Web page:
I had two cats and two dogs at that point (this was June of 1999) and didn't really need another, but agreed to take in this kitten. My sister found a home for the other kitten. She was headed my way for a visit, so she brought Ella with her. The little tabby cat was so tiny that when I first took her to the vet, she did not register on the scale. I still have that first vet receipt showing her weight as 0 pounds.

Because the dogs were upstairs (and are obnoxious and like to chase cats for sport), we set up the basement for our cats. We installed a cat door on the door leading from the basement to the dining room. My other two cats, Bobby Shafto and Franklin, died a few years later. That just left Ella.  By 2000, I was heavily involved in Boxer Rescue and was bringing in foster dogs all the time. Ella mostly stayed downstairs. I did my best to make her environment comfortable for her. I bought one of those multi-level carpeted deals so that she could jump up and get close to a window.  We gave her our old couches so that she could sharpen her claws to her heart's content. I supplied her with toys, catnip, plush cat beds, two litter boxes, and high quality food. I've taken her to the vet every year like clockwork.

But here's what I didn't give her: a good life.  Although Ella is not a social cat (I am the only person she tolerates and she hisses at me pretty regularly), she is sweet in her own way. She has always, always used her litter boxes. She has never really caused me any trouble at all. Up until six months ago, she maintained a rather Rubenesque figure. So, when she started eating less a few months ago, I didn't rush her to the vet immediately.  I mean, what would I say? "Excuse me, but my cat is somewhat less fat than before!" But eventually she plummeted past "ideal weight" and headed straight to "downright skinny."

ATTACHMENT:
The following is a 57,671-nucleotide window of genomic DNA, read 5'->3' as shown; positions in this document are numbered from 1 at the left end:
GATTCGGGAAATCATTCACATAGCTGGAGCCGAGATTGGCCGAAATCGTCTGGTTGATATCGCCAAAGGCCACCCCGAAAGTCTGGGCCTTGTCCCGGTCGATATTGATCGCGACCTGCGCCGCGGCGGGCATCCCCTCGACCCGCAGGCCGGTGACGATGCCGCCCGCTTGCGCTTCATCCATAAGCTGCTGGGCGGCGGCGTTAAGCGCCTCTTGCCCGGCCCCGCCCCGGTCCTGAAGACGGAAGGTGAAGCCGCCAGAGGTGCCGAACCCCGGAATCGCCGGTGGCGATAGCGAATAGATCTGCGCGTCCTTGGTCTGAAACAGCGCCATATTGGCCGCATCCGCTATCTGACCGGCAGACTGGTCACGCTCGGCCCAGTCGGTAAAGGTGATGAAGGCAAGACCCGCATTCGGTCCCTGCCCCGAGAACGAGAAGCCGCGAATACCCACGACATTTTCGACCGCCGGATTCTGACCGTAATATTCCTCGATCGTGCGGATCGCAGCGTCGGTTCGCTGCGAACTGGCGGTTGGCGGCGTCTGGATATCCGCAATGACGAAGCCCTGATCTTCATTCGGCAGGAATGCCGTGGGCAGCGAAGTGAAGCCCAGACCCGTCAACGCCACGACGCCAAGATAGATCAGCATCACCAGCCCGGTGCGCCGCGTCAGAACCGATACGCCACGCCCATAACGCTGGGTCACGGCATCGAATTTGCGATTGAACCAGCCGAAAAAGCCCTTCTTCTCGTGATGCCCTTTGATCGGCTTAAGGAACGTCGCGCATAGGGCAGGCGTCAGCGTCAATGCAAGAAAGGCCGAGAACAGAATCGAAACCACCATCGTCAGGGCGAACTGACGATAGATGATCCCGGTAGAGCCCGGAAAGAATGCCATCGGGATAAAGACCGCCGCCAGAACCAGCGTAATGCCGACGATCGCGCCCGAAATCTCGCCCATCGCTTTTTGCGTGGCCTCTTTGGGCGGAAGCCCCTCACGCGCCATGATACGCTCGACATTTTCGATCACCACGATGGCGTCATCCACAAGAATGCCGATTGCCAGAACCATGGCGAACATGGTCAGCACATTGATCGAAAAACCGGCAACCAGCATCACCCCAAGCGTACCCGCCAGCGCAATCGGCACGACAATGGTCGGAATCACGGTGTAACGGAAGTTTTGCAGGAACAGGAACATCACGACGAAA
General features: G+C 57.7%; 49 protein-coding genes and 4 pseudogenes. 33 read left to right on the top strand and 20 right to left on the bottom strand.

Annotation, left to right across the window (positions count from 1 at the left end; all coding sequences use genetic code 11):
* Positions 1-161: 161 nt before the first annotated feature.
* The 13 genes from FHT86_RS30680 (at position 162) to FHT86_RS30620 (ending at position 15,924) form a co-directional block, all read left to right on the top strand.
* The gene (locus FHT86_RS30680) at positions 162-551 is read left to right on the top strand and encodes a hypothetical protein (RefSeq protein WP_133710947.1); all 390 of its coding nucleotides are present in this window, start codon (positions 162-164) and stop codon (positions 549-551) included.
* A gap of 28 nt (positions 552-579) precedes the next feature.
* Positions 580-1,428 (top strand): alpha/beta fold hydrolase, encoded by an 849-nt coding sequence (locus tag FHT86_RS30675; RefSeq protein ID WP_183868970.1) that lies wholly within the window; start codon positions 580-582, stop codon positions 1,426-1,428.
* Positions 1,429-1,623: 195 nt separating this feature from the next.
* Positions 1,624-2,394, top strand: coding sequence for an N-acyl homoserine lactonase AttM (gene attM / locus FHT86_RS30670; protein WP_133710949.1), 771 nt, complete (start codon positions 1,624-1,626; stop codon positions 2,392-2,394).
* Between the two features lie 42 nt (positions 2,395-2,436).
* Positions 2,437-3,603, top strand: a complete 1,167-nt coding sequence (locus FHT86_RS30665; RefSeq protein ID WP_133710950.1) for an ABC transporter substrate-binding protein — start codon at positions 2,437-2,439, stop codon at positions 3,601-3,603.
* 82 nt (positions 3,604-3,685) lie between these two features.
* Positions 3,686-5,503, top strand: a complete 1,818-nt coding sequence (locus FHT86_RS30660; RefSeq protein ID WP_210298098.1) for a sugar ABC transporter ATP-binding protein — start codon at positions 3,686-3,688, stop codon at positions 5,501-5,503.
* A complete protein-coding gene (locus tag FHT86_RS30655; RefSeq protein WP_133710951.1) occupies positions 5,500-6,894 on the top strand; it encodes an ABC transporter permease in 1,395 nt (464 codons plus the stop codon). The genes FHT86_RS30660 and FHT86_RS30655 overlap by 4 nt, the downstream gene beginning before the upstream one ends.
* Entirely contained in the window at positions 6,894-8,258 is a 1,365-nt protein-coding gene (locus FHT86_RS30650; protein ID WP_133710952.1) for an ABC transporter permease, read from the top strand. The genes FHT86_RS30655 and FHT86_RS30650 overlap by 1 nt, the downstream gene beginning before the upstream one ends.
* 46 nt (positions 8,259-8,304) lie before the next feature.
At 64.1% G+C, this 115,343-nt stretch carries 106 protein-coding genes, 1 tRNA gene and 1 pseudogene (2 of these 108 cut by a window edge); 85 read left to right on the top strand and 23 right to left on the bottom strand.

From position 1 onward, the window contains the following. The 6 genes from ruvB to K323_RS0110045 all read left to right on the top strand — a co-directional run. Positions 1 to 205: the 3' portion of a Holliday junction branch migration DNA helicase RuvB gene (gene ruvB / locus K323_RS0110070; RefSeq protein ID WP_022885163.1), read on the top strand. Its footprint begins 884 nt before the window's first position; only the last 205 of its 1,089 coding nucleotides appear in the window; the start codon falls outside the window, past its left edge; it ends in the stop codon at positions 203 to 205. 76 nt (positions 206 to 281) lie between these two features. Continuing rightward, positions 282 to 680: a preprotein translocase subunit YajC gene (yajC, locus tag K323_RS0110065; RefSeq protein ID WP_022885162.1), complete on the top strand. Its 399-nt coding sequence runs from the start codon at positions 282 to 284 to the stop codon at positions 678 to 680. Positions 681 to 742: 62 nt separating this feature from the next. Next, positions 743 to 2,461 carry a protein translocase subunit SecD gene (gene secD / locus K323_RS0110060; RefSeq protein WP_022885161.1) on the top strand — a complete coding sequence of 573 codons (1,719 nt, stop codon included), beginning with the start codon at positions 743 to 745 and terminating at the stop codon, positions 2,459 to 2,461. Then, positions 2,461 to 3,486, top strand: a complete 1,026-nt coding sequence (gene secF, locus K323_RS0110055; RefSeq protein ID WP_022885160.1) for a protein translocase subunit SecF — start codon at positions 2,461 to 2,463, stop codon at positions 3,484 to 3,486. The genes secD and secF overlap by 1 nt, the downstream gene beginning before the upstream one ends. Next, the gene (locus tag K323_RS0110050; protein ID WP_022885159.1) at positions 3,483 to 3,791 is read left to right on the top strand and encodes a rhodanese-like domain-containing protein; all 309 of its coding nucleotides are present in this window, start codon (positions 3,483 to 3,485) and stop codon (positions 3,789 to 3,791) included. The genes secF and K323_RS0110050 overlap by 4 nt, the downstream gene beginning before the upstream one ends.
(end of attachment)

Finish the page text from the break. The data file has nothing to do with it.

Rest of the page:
I know from living with cats all my life that the last thing they do, before the end finally comes, is to become very thin. So, that seems to be where we are now. The veterinarian prescribed a vitamin called Pet-Tinic, so I've been giving Ella two doses a day. She is too weak even to fight me off at this point, although she still manages a respectable hiss when she sees me with the dropper. Sometimes I go downstairs and sit on the ruined couch with her. Sometimes she even agrees to sit in my lap. "Do you want to get stoned?" I ask her, sprinkling some cat nip in front of her. She is no longer interested. In anything.

I am hoping the vitamins will help but realistically, I doubt they will do much. She is eating less and less and I fear I will need to make a tough decision very soon. I am engulfed in guilt. Sure, I have helped a lot of dogs over the past 12 years, but I feel like I sacrificed my cat on the altar of rescue. She has spent years in a quiet basement (it is a finished basement but still, it's a basement) without a lot of companionship. I tell myself that re-homing her was never an option because, well, people don't exactly line up around the block for a chance to adopt a fat tabby who hisses at them. Plus, she was and is my responsibility. I have taken good care of her, in the literal sense, but I have not done right by her. It's hard to reconcile.

This came out of her mouth.

The other day, Kerri asked us how many times we have had sex.

I almost choked.

I told her we don't have sex. (my fingers were crossed).

She said we must have at one point if we wanted to have a baby.